Small Property Owners Threatened By Section 8

In 2008, the New York City Council passed Local Law 10 prohibiting landlords of buildings with 6 or more apartments from discriminating against tenants on the basis of source of income including Section 8. An amendment to Local Law 10, Int 827-A, would prohibit all landlords from discriminating on the basis of source of income regardless of the number of units in your building. So, even if you are an occupant owner of a 2 family house, you would not be able to deny tenancy based only on the fact that the tenant is on Section 8.

Section 8 is a federal subsidy that is administered through the New York City Housing Authority. Acceptance of Section 8 would impose legal and contractual burdens on small landlords that would not otherwise be present. First of all, after you agree to rent to your new tenant, your apartment will have to be inspected and approved by Section 8. Section 8 has a list of Housing Quality Standards (HQS). When I called, Section 8 operators would not disclose how long this process takes. It is also not clear whether you are required to hold the apartment pending approval.

Once your apartment is approved you will be required to enter into a one year, 12 page HAP contract with NYCHA that regulates owner and tenancy obligations. Here are just two highlights:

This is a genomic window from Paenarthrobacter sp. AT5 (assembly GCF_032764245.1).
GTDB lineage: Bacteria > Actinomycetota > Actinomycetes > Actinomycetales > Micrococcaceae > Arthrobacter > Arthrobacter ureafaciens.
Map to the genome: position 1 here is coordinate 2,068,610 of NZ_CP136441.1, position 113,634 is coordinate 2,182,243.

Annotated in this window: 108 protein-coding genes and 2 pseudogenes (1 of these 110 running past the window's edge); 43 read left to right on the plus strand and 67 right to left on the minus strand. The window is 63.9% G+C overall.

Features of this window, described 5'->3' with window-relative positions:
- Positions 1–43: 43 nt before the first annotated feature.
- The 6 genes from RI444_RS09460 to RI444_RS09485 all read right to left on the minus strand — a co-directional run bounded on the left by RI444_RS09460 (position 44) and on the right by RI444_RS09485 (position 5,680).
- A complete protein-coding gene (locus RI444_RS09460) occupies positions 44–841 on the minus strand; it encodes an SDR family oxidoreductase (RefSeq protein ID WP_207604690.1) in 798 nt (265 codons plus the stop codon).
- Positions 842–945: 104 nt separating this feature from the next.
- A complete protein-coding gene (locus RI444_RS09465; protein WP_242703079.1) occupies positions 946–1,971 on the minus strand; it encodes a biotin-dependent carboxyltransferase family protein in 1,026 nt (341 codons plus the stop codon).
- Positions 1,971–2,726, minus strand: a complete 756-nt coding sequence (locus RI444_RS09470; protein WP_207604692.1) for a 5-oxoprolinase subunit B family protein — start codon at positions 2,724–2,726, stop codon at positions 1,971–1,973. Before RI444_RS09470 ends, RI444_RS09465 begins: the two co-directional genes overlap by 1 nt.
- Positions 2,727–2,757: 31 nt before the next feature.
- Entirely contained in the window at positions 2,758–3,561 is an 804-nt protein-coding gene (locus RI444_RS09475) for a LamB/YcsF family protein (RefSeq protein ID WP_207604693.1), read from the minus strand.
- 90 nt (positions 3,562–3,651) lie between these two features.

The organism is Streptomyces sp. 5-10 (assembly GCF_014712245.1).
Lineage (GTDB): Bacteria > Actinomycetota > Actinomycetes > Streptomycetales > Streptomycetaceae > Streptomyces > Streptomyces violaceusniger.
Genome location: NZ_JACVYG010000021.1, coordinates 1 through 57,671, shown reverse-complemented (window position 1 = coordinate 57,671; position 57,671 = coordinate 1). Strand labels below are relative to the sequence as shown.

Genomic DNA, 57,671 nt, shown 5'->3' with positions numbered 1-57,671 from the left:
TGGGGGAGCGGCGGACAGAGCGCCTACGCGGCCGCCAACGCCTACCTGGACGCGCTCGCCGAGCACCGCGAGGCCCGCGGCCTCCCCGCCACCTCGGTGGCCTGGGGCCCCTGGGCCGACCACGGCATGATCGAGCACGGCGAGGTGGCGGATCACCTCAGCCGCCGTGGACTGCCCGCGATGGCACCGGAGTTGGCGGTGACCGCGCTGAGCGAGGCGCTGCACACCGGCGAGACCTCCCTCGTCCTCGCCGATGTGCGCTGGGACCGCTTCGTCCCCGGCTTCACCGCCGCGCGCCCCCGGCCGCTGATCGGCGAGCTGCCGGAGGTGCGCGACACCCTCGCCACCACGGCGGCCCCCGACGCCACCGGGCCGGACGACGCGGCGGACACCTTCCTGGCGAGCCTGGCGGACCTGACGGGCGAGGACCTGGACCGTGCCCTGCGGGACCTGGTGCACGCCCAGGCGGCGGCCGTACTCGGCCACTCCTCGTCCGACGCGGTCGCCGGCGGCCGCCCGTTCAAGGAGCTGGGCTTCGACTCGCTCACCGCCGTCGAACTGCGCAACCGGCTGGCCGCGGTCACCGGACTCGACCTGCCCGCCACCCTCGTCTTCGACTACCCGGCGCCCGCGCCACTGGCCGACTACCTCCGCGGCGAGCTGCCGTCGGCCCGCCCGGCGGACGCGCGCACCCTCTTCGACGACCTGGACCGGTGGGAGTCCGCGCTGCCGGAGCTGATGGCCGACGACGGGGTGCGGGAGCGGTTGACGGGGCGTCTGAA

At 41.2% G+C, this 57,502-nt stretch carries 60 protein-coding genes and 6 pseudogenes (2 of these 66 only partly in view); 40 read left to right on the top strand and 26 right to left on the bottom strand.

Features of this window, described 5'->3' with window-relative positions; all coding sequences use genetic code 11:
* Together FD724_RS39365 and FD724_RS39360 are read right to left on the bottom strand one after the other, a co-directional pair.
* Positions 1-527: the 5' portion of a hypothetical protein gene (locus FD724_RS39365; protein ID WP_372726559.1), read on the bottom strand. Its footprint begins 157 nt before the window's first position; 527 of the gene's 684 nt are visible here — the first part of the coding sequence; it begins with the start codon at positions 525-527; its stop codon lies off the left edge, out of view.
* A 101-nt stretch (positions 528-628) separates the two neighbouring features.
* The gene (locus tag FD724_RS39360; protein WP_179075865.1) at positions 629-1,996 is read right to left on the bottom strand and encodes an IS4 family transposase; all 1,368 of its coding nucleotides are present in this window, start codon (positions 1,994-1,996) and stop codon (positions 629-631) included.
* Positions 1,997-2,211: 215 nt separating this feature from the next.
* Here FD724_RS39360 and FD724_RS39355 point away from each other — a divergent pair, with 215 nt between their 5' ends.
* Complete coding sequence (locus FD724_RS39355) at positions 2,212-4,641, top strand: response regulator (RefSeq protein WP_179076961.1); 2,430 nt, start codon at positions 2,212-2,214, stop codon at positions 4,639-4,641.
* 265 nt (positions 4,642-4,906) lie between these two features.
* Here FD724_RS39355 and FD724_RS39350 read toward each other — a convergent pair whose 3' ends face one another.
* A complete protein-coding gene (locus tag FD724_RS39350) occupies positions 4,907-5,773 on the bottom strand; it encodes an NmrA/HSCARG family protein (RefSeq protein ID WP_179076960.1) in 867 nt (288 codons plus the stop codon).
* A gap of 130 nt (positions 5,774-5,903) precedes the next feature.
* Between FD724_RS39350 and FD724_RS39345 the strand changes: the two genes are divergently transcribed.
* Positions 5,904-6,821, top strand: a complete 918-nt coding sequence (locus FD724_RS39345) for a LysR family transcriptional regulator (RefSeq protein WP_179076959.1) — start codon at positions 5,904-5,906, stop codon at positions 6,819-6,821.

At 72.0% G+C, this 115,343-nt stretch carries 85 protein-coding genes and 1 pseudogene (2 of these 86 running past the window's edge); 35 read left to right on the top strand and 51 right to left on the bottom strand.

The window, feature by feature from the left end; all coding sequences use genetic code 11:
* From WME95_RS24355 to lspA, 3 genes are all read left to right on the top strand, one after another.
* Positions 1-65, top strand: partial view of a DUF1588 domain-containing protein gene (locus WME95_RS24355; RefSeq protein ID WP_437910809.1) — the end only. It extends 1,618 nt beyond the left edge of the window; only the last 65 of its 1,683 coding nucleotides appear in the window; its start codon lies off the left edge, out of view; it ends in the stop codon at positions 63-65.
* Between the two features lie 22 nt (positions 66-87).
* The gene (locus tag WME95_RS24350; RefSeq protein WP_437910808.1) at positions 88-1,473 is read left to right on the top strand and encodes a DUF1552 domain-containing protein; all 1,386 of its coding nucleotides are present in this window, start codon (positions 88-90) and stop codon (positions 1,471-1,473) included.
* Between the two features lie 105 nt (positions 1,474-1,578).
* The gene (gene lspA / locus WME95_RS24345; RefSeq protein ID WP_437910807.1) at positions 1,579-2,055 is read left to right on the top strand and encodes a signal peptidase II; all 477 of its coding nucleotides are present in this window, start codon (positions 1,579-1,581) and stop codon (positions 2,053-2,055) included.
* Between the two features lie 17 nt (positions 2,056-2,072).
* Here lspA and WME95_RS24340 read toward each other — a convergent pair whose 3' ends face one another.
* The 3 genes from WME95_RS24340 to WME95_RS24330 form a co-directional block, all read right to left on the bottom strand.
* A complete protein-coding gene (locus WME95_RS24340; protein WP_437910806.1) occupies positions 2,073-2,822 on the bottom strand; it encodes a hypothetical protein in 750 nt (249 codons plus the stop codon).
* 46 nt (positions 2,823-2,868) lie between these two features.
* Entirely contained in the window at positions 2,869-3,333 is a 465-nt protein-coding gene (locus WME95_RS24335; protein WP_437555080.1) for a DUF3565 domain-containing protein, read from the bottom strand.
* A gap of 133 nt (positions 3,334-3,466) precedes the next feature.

-Tenant must be given a one year lease. This is an additional burden since landlords of small, unregulated buildings are not required to give leases. A lease in a small property could spell disaster. You can check out my article Who Does a Lease Protect.

-If your apartment is inspected by Section 8 inspectors during the tenancy and HQS violations are recorded, you are required to certify repair, including the tenant’s signature, or be subjected to a re-inspection to verify repairs. If your tenant will not sign or allow access to the inspector, your rent subsidy will be suspended. The HAP contract does say that subsidies will not be suspended if HQS violations are caused by the tenant. It does NOT say how or by whom that determination will be made or how long it might take. So, if the Section 8 subsidy of $1200 on your two bedroom apartment is suspended how long can you wait to resolve all of these issues?

These are just two of the problems surrounding this proposed amendment. There are many other requirements under the HAP contract that could spell disaster for small property owners. If you agree that this is not an appropriate measure, please contact your Council Member and your Community Board. If time allows, I will be posting further comments on this issue.

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